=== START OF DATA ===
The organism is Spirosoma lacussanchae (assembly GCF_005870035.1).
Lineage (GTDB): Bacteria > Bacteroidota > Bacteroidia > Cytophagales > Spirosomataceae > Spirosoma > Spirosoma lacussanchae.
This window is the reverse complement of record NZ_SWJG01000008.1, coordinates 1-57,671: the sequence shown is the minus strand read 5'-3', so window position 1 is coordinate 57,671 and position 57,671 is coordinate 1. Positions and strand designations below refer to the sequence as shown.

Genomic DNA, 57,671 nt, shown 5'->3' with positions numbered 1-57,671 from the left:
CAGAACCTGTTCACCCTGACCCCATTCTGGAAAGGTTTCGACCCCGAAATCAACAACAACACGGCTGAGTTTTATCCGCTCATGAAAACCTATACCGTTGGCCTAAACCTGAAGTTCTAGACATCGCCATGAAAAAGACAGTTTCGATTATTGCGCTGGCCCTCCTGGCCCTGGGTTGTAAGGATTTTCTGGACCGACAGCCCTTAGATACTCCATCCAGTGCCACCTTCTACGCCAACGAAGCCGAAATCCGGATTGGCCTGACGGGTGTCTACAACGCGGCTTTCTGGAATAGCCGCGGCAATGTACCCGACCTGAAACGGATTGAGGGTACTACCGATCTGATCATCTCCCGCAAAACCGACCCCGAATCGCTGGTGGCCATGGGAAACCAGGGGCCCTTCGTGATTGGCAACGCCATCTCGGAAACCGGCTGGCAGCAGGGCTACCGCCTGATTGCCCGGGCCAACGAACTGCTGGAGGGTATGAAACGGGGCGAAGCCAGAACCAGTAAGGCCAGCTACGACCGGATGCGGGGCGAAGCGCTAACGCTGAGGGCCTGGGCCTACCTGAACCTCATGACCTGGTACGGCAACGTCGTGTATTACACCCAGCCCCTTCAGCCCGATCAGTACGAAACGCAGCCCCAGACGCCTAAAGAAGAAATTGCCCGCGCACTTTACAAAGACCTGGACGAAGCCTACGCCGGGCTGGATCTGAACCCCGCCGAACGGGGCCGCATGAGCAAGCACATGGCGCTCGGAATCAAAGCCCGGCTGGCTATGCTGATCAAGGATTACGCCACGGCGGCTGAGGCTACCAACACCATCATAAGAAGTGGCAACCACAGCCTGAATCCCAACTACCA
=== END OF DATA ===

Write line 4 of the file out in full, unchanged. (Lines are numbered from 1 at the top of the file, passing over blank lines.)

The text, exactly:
Genomic DNA, 57,671 nt, shown 5'->3' with positions numbered 1-57,671 from the left: